Is it Victorian or Edwardian? Spanish Mission or Art Deco? Federation, Arts and Crafts or Queen Anne? Or both? Or all three?
Melbourne, and particularly Stonnington, is blessed with stunning architecture – thanks in part to the fabulous wealth created from the gold rush of the Victorian era.
During the 1880s land boom, Melbourne purportedly held the crown as the richest city in the world.
Some of Melbourne’s finest homes were built during this period, including the namesake of our municipality – Stonington Mansion (c1890).
This magnificent Italianate Victorian home was named after a small town in Connecticut, USA, where the original owner’s wife was born. Stonington Mansion was last sold in 2018 for $52million. Bargain.
I’m not sure why they added the extra ‘n’ when the City of Stonnington was formed in the 1990s, after the amalgamation of the City of Malvern and the City of Prahran.
For those who don’t know, Stonnington encompasses Armadale, Malvern, Malvern East, Prahran, Windor, Toorak, Kooyong and parts of South Yarra and Glen Iris.
It is home to 116,207 residents and 183,126 Range Rovers, or so it seems.
One of the most interesting facets of real estate is, of course, the architecture of the homes we sell.
As an agent it’s important to have at least an elementary understanding of the different eras of Melbourne’s architecture and the key features that distinguish one style from the next.
Like Art History, it is only with hindsight and retrospective study that you can actually compartmentalise architectural works into distinct eras.
There’s no hard and fast rules – you basically go back in history and then group different styles together and slap a name on them. Whether Jasper Johns’ work is ‘Pop Art’ or ‘Neo Dada’ is up for argument.
Similarly, a weatherboard house built in 1904 might have more Victorian characteristics than Edwardian, even though it was technically built after the end of the Victorian era.
There is plenty of overlap, blending of styles and bastardisation over time with additions, extensions and rebuilds.
I remember selling a mongrel of a house once in Prahran that I jokingly said at auction had Victorian, Edwardian, mid century and 1980s origins.
At the risk of oversimplifying and offending any architectural students, here is a layman’s introduction to some of the most common Melbourne architectural styles and some of their defining features:
Early Victorian (1840 – 1860)
Formal but plain looking basic dwelling, usually without much ornamentation or verandahs. Very rare in Stonnington. Think of a worker’s cottage with a pitched roof.
Mid Victorian (1860 – 1875)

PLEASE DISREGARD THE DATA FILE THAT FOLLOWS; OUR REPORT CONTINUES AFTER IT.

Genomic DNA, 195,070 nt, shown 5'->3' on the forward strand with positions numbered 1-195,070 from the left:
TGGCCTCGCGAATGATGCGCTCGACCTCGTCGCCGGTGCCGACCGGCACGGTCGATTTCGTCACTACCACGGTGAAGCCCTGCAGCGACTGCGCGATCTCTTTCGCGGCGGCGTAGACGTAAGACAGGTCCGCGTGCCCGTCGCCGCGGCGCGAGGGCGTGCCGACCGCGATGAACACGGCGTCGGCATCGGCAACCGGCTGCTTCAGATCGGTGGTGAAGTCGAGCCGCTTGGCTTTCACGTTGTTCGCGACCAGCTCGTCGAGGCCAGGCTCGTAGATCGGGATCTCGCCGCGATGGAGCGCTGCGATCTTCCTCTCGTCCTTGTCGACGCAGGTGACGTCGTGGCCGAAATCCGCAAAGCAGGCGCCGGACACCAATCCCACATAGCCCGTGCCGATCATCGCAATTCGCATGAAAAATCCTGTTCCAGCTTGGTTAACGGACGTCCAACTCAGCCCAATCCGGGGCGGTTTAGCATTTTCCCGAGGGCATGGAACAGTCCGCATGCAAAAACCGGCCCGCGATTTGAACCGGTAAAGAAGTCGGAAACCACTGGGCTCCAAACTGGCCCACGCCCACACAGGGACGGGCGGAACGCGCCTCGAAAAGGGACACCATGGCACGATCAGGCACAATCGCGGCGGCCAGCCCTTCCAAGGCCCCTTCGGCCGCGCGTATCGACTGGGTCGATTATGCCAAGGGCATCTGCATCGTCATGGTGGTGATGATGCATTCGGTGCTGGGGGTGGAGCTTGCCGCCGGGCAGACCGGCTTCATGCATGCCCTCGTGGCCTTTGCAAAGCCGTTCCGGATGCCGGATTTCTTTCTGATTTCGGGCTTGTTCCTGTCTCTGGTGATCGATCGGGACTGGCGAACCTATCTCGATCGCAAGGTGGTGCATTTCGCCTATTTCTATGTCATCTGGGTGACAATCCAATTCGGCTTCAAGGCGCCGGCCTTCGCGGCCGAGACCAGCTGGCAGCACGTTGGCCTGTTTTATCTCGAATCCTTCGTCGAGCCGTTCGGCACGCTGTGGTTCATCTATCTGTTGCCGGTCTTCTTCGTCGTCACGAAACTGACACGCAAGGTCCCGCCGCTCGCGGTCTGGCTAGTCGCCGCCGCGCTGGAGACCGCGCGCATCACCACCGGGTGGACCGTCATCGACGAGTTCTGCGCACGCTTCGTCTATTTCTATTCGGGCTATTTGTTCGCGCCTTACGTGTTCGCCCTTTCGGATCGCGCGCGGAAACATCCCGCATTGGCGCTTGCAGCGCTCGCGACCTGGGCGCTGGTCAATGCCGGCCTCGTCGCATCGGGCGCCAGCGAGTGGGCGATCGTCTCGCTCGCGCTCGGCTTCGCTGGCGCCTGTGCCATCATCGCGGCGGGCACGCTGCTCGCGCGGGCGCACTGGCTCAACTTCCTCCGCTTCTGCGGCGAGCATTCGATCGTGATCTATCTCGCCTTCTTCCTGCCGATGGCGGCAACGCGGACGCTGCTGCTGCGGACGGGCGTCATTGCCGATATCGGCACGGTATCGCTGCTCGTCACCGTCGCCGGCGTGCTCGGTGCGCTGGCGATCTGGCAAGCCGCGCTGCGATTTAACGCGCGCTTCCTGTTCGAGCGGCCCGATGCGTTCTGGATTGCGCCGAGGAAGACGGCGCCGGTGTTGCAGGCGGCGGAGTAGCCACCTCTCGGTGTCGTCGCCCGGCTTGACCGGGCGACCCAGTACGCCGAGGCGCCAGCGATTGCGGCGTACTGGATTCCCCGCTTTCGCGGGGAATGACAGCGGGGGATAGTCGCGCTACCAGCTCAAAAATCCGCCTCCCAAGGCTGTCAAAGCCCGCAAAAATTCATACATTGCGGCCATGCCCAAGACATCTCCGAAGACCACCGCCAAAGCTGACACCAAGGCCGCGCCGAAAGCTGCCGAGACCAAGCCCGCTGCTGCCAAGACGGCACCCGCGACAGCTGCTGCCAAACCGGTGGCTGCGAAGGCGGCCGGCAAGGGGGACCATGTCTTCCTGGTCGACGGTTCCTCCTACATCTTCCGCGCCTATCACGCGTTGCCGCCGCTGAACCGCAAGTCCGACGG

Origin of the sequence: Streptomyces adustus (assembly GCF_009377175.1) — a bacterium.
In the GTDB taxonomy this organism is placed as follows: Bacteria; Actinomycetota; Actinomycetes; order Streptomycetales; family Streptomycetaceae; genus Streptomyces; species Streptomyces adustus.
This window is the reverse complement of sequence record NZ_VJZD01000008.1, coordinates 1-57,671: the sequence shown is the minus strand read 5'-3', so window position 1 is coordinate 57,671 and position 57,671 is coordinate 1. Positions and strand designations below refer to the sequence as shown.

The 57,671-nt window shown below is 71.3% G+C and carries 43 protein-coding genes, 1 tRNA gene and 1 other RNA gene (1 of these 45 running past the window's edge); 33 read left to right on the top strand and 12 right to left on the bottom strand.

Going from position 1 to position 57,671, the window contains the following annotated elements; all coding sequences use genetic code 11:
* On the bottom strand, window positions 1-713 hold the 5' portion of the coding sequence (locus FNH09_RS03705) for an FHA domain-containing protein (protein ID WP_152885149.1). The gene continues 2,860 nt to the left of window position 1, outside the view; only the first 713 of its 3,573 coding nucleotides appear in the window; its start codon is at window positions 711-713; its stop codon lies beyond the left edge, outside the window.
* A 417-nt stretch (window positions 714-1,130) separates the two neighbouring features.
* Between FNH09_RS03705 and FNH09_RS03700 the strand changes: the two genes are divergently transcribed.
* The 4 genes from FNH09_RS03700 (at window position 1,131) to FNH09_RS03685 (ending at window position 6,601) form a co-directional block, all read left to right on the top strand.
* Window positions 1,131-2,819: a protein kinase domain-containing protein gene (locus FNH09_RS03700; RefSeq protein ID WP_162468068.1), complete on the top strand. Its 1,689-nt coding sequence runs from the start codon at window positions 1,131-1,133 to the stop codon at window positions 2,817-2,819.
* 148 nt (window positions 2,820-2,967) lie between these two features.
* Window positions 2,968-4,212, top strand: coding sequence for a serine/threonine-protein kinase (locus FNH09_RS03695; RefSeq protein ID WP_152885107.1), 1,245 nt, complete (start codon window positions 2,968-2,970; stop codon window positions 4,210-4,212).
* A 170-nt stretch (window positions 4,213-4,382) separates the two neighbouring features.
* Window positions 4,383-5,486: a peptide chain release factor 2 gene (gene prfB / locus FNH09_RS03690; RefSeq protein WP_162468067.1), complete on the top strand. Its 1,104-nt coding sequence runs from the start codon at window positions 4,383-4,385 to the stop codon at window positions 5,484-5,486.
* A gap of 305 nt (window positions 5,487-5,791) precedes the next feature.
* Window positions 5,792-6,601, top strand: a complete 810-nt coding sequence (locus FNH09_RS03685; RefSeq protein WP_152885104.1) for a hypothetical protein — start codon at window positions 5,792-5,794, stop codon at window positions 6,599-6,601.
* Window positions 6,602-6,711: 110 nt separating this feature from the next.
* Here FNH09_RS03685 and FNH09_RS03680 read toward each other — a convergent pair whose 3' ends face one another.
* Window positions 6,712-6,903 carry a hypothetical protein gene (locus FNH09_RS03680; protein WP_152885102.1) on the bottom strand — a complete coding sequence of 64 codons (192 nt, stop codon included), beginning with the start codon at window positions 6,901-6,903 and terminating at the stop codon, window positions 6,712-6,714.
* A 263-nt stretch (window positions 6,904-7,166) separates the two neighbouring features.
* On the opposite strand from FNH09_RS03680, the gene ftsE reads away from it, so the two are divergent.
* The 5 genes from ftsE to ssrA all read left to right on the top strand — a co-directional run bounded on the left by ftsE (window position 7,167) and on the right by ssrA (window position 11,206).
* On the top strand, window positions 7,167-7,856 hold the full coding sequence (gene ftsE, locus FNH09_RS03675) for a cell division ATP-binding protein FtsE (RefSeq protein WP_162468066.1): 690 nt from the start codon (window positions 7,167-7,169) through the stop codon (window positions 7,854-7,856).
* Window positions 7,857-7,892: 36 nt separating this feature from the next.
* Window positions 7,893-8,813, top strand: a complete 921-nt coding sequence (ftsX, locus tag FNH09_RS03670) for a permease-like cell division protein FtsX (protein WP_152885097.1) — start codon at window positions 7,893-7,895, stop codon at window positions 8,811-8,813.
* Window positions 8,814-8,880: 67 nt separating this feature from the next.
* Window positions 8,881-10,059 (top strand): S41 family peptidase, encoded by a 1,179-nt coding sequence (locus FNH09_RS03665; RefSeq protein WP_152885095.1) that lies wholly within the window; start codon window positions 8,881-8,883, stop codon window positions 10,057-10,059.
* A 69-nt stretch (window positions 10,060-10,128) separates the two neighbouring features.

Similar to early Victorian but with more ornamentation including iron lacework, verandahs and intricate brickwork.
Late Victorian (1876 – 1901)
As Melbourne’s wealth increased, the houses became more grand. Late Victorian homes were bigger and better, with far more ornamentation, high ceilings, and taller terraces.
The double fronted freestanding examples usually have wide, arched central hallways with large symmetrical rooms on either side and are usually bright, with big windows and often easy to renovate and extend.
Materials include weatherboard (sometimes block-fronted to look like masonry), brick (Hawthorn brick is the yellow and red look), and (blue) stone. Iron lacework, decorative plaster ceilings, Baltic Pine floors, slate roofs and big marble open fireplaces centred in the room are all common in this era.
Styles include: Tudor, Italianate, Georgian, Gothic, Regency.
Edwardian / Federation (1901 – WWI)
The Edwardian era is technically limited to King Edward’s reign (1901 – 1910).
Federation occurred in 1901 and this era encompasses the Edwardian period and then extends up to 1918. Some would argue the Federation era started earlier, around 1890 and thus overlapped with the Victorian era.
Houses built in this time drew on both Victorian and Queen Anne features.
Think red brick exteriors, stained glass featuring local flora and fauna, terracotta roofs, return verandahs, bay windows, side entrances, L-shaped hallways, timber fretwork, tessellated tiles and smaller fireplaces positioned in the corner of the room.
Timber and freestanding examples can be light and airy while solid brick or semi-detached Edwardians can be quite dark and overbearing without the right use of windows and skylights. Floorplans are generally less symetrical than the older Victorians and can be harder to renovate.
Styles include: Queen Anne, Arts and Crafts, Federation bungalow.
In Part II next week I’ll cover off on Art Deco, California Bungalow, post war, mid century modern and contemporary styles.
We will return to our usual format including upcoming off market opportunities in the coming weeks. We have some beautiful homes listed for imminent sale as soon as restrictions ease and are predicting a very busy spring.
I hope you’re all surviving lockdown 2.0, which is simultaneously flying by and dragging on depending on which minute of the day you ask me.
Until next week,
Get new blog posts delivered directly to your inbox.